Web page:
If mutual funds do not consider mergers, they will be forced to close down, Reuters reports. Because of more educated and skeptical investors and new costs thanks to the ongoing scandal, moves like that recently made by BlackRock Financial to buy State Street Research will not only become the norm, but a necessity.
Other mergers, like the purchase by Wells Fargo of many of Strong Financial's assets, represent what could become a common theme: more scandal-tarnished companies being purchased. Small companies, whether or not they partook in market timing or late trading, will also become merger targets. "There will be a major wave of consolidation in the mutual fund industry," said Hoefer & Arnett analyst Richard Bove.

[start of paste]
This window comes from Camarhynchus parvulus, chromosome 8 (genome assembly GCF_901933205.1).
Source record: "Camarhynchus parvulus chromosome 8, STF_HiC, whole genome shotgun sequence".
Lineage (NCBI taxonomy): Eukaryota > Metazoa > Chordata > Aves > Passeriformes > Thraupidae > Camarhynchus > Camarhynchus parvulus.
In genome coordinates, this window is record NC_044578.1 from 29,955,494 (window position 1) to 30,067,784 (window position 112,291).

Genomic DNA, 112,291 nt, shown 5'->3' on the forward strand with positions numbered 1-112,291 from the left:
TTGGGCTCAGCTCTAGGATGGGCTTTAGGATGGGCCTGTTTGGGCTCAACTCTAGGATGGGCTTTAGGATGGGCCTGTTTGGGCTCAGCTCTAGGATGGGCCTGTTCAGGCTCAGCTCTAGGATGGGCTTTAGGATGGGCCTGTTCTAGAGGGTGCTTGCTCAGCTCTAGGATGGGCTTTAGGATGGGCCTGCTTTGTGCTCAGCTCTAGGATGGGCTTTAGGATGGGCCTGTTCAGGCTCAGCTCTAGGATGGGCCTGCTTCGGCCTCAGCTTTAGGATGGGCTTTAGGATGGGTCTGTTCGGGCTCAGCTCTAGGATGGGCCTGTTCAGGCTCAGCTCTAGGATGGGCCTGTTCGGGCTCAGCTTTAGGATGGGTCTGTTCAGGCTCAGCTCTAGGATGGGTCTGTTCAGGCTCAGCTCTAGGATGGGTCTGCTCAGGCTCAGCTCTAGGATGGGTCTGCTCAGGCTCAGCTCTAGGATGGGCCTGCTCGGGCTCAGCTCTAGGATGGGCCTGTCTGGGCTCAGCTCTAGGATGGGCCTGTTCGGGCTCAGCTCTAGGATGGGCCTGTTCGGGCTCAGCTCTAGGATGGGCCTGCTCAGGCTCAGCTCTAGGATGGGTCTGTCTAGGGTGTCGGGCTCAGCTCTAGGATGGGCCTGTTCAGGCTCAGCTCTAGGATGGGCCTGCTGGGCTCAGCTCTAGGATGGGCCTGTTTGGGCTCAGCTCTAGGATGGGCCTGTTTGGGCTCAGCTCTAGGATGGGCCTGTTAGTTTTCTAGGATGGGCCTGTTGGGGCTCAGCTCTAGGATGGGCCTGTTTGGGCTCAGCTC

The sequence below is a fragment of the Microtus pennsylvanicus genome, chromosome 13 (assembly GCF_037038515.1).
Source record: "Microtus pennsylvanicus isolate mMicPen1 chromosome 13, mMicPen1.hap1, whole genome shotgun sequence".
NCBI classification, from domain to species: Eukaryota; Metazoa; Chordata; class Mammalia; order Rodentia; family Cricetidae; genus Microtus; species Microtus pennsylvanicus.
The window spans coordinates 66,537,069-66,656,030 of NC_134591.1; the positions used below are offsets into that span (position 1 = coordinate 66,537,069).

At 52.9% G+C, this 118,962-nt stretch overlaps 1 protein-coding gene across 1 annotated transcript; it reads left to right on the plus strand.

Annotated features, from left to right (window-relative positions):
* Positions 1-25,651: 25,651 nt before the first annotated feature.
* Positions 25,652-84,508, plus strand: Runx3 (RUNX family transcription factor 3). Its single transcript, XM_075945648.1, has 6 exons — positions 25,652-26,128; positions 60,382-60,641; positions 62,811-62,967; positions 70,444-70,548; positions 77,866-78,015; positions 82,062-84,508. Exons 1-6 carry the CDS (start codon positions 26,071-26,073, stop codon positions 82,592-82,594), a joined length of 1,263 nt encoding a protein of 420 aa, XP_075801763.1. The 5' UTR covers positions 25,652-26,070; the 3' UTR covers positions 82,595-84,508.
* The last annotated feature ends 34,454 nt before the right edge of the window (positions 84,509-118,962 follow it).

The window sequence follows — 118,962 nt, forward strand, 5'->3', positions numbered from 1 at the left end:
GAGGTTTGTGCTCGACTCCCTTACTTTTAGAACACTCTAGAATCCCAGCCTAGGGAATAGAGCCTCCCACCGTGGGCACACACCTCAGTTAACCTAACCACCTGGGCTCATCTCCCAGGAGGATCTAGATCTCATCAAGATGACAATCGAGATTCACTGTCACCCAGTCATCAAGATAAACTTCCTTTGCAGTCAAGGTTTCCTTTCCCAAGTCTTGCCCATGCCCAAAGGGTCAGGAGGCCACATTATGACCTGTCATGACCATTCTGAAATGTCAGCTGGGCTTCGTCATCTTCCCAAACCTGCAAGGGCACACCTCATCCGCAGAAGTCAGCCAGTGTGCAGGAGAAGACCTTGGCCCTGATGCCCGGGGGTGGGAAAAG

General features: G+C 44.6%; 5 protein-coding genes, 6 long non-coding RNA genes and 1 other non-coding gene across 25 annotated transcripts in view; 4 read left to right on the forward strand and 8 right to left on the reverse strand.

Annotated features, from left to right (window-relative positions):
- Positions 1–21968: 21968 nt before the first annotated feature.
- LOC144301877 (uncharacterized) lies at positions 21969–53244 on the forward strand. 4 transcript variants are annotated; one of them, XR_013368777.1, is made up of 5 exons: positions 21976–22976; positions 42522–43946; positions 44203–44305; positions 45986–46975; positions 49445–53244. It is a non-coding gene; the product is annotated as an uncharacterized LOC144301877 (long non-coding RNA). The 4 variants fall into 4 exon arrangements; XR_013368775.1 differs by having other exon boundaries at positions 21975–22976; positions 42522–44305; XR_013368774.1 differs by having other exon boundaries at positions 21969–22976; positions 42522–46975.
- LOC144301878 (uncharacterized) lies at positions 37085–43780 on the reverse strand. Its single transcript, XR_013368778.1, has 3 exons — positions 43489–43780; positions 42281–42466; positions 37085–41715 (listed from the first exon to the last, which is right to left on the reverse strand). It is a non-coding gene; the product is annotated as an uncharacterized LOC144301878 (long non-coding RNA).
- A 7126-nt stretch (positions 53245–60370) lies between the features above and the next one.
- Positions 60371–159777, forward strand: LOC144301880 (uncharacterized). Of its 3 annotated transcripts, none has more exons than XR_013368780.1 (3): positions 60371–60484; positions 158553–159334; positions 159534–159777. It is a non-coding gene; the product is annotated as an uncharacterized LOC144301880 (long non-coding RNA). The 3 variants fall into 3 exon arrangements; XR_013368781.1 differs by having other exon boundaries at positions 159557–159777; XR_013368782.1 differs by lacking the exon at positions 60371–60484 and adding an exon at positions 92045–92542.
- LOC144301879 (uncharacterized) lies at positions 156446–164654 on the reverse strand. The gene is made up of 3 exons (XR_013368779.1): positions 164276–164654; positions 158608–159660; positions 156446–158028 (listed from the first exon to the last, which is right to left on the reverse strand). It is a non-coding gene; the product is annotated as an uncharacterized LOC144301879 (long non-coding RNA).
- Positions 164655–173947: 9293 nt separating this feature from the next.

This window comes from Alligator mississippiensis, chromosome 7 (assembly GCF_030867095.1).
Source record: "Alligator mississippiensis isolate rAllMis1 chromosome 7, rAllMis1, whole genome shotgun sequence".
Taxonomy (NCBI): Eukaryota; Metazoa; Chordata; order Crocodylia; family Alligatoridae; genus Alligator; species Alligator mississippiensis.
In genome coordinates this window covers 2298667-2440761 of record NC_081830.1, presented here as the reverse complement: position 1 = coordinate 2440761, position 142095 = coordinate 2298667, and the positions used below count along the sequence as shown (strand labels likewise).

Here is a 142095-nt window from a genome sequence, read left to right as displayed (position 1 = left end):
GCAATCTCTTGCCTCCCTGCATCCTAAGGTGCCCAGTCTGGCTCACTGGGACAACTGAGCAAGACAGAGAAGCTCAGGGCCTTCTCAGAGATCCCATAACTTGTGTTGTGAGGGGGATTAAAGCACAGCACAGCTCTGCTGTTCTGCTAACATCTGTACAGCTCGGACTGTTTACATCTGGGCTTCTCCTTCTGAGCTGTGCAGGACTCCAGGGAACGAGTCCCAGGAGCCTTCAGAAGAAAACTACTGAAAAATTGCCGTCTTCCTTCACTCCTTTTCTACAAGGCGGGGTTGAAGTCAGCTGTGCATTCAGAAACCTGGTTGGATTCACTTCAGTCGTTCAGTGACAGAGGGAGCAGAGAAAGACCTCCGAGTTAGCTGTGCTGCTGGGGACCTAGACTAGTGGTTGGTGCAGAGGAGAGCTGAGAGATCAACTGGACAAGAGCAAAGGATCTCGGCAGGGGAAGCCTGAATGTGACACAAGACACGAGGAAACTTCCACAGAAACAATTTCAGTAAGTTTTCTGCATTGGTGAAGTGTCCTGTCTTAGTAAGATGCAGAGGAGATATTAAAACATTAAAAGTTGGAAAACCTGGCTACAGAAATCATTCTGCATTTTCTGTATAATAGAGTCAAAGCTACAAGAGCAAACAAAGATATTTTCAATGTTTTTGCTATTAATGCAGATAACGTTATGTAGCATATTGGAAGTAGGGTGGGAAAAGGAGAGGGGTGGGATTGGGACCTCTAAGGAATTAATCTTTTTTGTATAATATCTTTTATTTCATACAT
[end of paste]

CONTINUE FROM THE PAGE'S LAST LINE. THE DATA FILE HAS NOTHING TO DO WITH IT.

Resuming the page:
With mutual fund companies paying a total of more than $3 billion in fines for improper trades, and investors constantly reading the headlines about them, vulnerability has crept into the $7.6 trillion industry. Morningstar Director of Mutual Fund Research Russel Kinnel said that has closed out lesser-known and rule-breaking firms.
"With people focusing on ethics and quality of management, flows have been channeled to a very narrow group of fund families, and that makes it tougher for all the others," Kinnel said.